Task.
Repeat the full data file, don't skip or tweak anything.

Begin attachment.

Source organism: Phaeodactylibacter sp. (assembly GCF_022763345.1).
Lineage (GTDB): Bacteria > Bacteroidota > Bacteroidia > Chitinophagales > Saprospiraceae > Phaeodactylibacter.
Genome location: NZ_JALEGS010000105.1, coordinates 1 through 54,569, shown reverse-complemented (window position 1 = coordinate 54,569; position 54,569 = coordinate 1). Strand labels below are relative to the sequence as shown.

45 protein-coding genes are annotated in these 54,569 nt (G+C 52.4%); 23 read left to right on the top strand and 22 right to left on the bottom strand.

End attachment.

Source organism: Phaeodactylibacter sp. (assembly GCF_022763345.1).
Lineage (GTDB): Bacteria > Bacteroidota > Bacteroidia > Chitinophagales > Saprospiraceae > Phaeodactylibacter.
Genome location: NZ_JALEGS010000105.1, coordinates 1 through 54,569, shown reverse-complemented (window position 1 = coordinate 54,569; position 54,569 = coordinate 1). Strand labels below are relative to the sequence as shown.

45 protein-coding genes are annotated in these 54,569 nt (G+C 52.4%); 23 read left to right on the top strand and 22 right to left on the bottom strand.